their advantage. For example, one can schedule early medical 
appointments in Bismarck and get home before school starts. Others are 
able to participate in more community or school activities because they 
work in central time and get home an hour earlier than they would if 
they also lived in central time. A number of commenters expressed a 
strong personal preference for mountain

[[Page 43338]]

time and said it just worked better for them.
    Those in favor of central time had equally articulate, and 
passionate, reasons for their position. In general, all of these 
commenters stressed their reliance on services and activities located 
in Bismarck and Mandan. They noted the county seat is in Mandan and 
that one needed to go to the central time zone for most county, state, 
and court services. Many of these commenters noted that they generally 
go to the central time zone for shops, farm supplies and equipment, 
medical services (including the major hospital and various clinics), 
and entertainment. The major daily newspaper and most radio and 
television stations come from Bismarck. The major airport in the area 
is in Bismarck.
    A number of commenters focused on how the current time observance 
impacts business. These commenters focused on problems caused by 
miscommunication, lost time because of different office and lunch hours 
across time zones, and the need to continually clarify whether 
appointments are on central or mountain time. One commenter noted that 
the de facto standard for business in the county is central time. 
Several ranchers and farmers stated that central time would be more 
convenient and efficient for their work.
    Many commenters noted their personal preference for central time 
and gave detailed explanations about how a change would make their 
lives easier and less confusing. Some of these commenters live far west 
or south in the county, and include ranchers and farmers. Several 
commenters noted that, for all practical purposes, most people in 
Morton County already live their lives on central time.
    There were several comments that central time would benefit 
students and schools. One commenter noted that most interactive 
television programming comes from Bismarck. Others noted that most 
higher education institutions are in the central zone. One commenter 
noted that the impact on sport scheduling could be beneficial if a 
change were made.

The Decision

    We find that it would suit the ``convenience of commerce'' to move 
the western portion of Morton County from the mountain to the central 
time zone. Based on the facts presented, the county is very reliant on 
areas in the central time zone, especially Bismarck and Mandan to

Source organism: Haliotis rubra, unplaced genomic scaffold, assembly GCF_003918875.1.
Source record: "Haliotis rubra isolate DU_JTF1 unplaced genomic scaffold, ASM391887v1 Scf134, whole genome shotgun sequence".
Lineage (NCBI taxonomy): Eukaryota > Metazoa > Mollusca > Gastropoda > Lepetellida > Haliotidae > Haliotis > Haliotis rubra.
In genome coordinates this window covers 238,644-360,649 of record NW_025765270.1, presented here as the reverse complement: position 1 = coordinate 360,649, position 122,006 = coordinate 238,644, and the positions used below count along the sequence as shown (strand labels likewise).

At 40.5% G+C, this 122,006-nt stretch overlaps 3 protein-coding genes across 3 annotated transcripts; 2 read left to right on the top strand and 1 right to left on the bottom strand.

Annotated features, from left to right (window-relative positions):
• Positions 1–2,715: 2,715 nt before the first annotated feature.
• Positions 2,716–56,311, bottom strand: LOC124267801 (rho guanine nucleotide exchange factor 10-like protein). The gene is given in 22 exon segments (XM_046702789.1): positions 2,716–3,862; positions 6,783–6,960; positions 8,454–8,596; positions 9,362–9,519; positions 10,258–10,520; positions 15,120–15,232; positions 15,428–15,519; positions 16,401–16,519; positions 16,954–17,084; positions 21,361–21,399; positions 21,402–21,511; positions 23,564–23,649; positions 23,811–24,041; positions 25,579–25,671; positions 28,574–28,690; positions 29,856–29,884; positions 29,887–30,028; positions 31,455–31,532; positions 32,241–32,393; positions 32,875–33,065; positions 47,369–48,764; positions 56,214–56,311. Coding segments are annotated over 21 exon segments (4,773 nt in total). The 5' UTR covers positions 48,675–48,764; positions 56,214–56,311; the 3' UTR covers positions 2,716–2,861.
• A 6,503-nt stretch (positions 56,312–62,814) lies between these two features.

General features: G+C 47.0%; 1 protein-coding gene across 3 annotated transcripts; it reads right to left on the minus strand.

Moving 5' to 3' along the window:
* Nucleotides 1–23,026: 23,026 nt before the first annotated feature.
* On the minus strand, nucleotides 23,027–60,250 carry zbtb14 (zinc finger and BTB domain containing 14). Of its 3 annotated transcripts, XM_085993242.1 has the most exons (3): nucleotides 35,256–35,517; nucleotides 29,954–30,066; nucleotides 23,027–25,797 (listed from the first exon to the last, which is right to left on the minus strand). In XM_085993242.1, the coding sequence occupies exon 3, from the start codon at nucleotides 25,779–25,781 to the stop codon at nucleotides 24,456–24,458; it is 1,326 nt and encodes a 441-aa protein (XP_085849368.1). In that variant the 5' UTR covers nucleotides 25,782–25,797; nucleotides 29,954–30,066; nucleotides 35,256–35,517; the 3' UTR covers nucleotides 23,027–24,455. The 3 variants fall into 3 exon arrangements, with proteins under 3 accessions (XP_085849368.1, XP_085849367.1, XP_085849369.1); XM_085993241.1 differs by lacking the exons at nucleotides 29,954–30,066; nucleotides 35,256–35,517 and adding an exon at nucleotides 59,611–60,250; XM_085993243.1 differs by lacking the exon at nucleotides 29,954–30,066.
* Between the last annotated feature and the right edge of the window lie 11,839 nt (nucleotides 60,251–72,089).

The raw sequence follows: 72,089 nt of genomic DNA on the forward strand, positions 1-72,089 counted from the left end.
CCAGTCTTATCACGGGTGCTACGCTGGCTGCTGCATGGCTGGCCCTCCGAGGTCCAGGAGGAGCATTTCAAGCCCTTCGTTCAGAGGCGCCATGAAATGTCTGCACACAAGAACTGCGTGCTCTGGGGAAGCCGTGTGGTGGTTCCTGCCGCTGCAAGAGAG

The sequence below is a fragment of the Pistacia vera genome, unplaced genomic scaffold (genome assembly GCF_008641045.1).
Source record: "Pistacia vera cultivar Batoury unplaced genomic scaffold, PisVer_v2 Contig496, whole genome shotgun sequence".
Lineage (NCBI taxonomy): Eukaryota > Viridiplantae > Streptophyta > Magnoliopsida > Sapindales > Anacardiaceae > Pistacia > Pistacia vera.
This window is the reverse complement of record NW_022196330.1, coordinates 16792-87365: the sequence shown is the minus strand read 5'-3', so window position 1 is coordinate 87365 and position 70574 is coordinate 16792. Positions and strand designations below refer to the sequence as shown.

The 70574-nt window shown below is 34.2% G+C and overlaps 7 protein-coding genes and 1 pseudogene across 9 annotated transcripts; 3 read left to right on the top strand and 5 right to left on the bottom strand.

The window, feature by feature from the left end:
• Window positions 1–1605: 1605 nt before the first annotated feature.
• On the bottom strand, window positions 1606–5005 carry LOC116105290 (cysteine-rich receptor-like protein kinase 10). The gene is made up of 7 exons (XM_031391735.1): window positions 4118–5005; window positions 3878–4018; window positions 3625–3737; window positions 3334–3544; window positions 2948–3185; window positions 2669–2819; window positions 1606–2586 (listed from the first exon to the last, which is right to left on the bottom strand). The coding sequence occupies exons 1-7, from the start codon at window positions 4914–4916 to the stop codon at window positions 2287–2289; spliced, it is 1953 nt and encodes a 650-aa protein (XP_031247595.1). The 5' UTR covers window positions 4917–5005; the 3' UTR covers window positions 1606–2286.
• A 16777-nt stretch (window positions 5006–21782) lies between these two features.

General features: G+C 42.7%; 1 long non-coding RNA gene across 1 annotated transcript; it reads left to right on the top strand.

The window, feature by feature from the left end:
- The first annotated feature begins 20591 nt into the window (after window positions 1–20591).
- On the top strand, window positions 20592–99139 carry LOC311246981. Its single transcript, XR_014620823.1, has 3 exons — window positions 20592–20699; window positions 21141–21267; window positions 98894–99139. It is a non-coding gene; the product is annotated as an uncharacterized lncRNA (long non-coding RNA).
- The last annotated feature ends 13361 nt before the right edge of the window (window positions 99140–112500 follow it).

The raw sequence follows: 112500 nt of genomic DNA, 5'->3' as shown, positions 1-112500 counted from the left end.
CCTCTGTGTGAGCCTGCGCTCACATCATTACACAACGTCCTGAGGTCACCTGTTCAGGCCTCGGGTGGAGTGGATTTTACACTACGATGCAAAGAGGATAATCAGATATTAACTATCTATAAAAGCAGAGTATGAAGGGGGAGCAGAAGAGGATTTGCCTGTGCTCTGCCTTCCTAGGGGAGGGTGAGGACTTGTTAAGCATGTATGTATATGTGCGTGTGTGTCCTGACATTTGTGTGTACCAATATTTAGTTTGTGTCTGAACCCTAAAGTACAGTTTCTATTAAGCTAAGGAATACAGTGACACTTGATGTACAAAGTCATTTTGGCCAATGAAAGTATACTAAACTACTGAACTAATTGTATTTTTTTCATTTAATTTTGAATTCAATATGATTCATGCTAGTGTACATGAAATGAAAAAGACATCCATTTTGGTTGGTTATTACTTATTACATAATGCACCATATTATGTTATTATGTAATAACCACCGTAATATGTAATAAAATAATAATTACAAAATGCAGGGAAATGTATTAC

provide a majority of goods and services. Having the entire county in 
one time zone would reduce confusion and would make the boundary more 

Other Issues

    A number of commenters suggested that the time zone boundary be 
moved to the Montana border in order to order to end confusion over 
time observance in the State. Several noted that the time zone boundary 
between central and mountain time already extends to the Montana-North 
Dakota border in the northern part of the State and noted that it works 
well. This broader request is outside the scope of this present 
proceeding. In order to consider a change to additional counties, we 
would need an official request by the County Commissioners of the 
affected counties, the Governor, or the North Dakota legislature.
    A few commenters also asked us to end daylight saving time 
observance in the State. That issue is also outside the scope of this 
rulemaking. Under the Uniform Time Act, a State is free to observe, or 
not observe, daylight saving time. If it chooses to observe, it must 
begin and end its observance on the federally-mandated dates. 
Commenters that wish to be exempted from daylight saving time should 
explore this option with their state representatives.

Regulatory Analysis and Notices

    This rule is not a ``significant regulatory action'' under section 
3(f) of Executive Order 12866 and has not been reviewed by the Office 
of Management and Budget. It is not ``significant'' under the 
regulatory policies and procedures of the Department of Transportation 
(DOT) (44 FR 11040, February 26, 1979.) We expect the economic impact 
of this rule to be so minimal that a full regulatory analysis is 
unnecessary. The rule primarily affects the convenience of individuals 
in scheduling activities. By itself, it imposes no direct costs. Its 
impact is localized in nature.

Small Entities

    Under the Regulatory Flexibility Act (5 U.S.C. 601-612), we 
considered whether this rule would have a significant economic impact 
on a substantial number of small entities. The term ``small entities'' 
comprises small business, not-for-profit organizations that are 
independently owned and operated and are not dominant in their fields, 
and governmental jurisdictions with populations of less than 50,000. 
This rule primarily affects individuals and their scheduling of